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Locally Checkable Proofs
"... This work studies decision problems from the perspective of nondeterministic distributed algorithms. For a yesinstance there must exist a proof that can be verified with a distributed algorithm: all nodes must accept a valid proof, and at least one node must reject an invalid proof. We focus on loc ..."
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This work studies decision problems from the perspective of nondeterministic distributed algorithms. For a yesinstance there must exist a proof that can be verified with a distributed algorithm: all nodes must accept a valid proof, and at least one node must reject an invalid proof. We focus on locally checkable proofs that can be verified with a constanttime distributed algorithm. For example, it is easy to prove that a graph is bipartite: the locally checkable proof gives a 2colouring of the graph, which only takes 1 bit per node. However, it is more difficult to prove that a graph is not bipartite—it turns out that any locally checkable proof requires Ω(log n) bits per node. In this work we classify graph problems according to their local proof complexity, i.e., how many bits per node are needed in a locally checkable proof. We establish tight or neartight results for classical graph properties such as the chromatic number. We show that the proof complexities form a natural hierarchy of complexity classes: for many classical graph problems, the proof complexity is either 0, Θ(1), Θ(log n), or poly(n) bits per node. Among the most difficult graph properties are symmetric graphs, which require Ω(n 2) bits per node, and non3colourable graphs, which require Ω(n 2 / log n) bits per node—any pure graph property admits a trivial proof of size O(n 2).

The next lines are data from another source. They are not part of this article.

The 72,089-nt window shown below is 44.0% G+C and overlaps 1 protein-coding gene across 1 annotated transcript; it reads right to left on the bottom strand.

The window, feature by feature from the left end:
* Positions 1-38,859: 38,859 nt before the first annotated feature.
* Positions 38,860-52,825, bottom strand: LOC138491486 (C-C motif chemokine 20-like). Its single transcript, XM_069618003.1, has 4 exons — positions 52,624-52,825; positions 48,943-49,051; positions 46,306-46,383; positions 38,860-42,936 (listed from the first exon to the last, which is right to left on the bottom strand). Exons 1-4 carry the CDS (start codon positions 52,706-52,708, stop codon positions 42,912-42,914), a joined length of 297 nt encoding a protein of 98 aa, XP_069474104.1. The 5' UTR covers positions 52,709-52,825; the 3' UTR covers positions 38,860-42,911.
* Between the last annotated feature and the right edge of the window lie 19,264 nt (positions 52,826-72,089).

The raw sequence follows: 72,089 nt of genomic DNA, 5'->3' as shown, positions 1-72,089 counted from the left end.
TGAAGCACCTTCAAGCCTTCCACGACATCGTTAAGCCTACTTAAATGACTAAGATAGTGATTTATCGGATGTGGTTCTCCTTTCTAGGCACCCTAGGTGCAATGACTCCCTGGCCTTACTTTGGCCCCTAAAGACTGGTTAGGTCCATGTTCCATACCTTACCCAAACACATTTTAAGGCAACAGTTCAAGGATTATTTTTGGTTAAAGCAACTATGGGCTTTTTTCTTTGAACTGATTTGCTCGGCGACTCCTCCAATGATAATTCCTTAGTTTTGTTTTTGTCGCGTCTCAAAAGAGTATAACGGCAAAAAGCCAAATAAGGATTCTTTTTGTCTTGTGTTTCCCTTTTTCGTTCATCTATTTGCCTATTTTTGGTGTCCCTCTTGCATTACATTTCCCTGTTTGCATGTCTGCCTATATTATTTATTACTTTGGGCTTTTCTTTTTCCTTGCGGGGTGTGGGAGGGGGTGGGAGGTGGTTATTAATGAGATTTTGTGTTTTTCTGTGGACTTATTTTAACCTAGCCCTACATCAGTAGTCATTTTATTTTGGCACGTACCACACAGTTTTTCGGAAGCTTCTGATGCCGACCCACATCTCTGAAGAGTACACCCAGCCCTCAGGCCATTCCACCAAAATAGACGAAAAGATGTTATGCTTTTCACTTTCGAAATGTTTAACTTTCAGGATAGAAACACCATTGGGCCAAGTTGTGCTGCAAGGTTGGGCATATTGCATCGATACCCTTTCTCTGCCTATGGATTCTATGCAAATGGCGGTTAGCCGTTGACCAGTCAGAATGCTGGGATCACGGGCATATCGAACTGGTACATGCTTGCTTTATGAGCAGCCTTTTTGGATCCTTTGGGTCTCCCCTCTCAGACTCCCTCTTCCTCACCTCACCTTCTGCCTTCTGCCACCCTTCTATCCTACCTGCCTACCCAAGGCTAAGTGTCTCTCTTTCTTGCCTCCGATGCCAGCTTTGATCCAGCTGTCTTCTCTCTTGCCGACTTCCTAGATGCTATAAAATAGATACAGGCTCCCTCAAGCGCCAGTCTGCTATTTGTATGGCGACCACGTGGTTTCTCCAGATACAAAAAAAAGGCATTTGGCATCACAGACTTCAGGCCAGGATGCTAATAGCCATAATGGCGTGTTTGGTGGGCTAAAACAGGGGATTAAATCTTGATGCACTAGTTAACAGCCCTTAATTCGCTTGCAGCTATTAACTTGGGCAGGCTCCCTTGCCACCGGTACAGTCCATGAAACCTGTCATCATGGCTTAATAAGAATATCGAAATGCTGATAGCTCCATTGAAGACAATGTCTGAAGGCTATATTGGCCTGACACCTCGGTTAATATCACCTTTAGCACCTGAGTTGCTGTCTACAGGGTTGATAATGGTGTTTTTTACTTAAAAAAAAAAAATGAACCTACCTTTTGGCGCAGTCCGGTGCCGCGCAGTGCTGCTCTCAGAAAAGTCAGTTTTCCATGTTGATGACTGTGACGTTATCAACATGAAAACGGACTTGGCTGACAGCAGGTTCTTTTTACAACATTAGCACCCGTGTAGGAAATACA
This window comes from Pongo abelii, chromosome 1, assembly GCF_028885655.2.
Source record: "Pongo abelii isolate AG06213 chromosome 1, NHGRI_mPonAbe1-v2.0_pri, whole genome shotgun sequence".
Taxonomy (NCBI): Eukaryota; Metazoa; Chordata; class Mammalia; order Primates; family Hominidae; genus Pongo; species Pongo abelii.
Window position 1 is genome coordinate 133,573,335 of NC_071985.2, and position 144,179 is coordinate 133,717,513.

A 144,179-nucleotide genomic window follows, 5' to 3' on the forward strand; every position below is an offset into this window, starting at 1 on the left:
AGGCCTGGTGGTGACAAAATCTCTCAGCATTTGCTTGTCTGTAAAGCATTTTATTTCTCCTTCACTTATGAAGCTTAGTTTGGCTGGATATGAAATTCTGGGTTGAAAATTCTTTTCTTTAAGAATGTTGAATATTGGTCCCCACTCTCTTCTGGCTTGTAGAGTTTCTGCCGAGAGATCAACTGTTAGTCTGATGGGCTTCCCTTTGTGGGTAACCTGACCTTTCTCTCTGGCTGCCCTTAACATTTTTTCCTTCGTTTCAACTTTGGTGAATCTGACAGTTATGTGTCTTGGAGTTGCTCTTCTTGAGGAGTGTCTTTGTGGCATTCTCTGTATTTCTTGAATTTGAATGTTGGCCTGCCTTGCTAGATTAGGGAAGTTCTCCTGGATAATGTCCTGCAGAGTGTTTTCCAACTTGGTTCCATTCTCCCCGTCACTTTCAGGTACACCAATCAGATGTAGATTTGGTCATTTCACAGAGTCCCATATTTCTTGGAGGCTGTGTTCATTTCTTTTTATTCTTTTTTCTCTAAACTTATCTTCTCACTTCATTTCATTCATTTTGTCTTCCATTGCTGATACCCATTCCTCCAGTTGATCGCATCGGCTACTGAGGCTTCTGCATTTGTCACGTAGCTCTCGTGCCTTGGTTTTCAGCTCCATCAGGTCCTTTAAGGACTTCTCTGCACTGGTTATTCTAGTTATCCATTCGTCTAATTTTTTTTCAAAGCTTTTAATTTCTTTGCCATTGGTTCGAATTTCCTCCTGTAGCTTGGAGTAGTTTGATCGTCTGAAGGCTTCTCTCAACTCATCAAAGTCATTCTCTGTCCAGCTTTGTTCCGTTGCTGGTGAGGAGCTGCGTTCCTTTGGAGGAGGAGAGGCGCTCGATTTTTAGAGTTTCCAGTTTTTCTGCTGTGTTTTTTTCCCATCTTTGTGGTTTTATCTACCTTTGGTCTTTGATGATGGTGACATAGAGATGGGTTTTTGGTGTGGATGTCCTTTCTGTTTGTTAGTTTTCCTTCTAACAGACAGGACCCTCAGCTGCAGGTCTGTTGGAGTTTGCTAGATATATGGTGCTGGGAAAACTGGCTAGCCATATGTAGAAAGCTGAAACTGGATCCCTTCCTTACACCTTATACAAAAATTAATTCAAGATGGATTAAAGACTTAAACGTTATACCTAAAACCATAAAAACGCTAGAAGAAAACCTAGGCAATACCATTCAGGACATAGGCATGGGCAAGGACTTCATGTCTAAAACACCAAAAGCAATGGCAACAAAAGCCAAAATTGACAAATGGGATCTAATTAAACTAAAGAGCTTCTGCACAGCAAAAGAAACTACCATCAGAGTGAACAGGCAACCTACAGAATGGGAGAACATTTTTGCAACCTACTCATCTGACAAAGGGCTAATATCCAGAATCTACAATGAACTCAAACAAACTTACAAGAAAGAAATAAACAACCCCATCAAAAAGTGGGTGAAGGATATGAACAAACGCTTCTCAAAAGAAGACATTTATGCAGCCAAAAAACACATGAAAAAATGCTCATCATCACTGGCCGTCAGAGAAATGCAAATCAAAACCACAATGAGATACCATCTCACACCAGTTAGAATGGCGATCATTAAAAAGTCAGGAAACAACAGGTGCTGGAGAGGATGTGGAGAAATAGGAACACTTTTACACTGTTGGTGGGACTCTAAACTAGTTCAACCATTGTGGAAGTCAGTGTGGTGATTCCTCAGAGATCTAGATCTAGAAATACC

Hierarchies in Local Distributed Decision∗
"... We study the complexity theory for the local distributed setting introduced by Korman, Peleg and Fraigniaud in their seminal paper [3]. They have defined three complexity classes LD (Local Decision), NLD (Nondeterministic Local Decision) and NLD#n. The class LD consists of all languages which can be ..."
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We study the complexity theory for the local distributed setting introduced by Korman, Peleg and Fraigniaud in their seminal paper [3]. They have defined three complexity classes LD (Local Decision), NLD (Nondeterministic Local Decision) and NLD#n. The class LD consists of all languages which can be decided with a constant number of communication rounds. The class NLD consists of all languages which can be verified by a nondeterministic algorithm with a constant number of communication rounds. In order to define the nondeterministic classes, they have transferred the notation of nondeterminism into the distributed setting by the use of certificates and verifiers. The classNLD#n consists of all languages which can be verified by a nondeterministic algorithm where each node has access to an oracle for the number of nodes. They have shown the hierarchy LD ( NLD ( NLD#n. Our main contributions are strict hierarchies within the classes defined by Korman, Peleg and Fraigniaud. We define additional complexity classes: the class LD(t) consists of all languages which can be decided with at most t communication rounds. The class NLD(O(f)) consists of all languages which can be verified by a local verifier such that the size of the certificates that are needed to verify the language are bounded by a function from O(f). Our main result is the following hierarchy within the nondeterministic classes: LD ( NLD(O(1)) ( NLD(O(log n)) ( NLD(O(n)) ( NLD(O(n2)) ⊆ NLD(O(n2 + w)) = NLD. In order to prove this hierarchy, we give several lower bounds on the sizes of certificates that are needed to verify some languages from NLD. For the deterministic classes we prove the following hierarchy: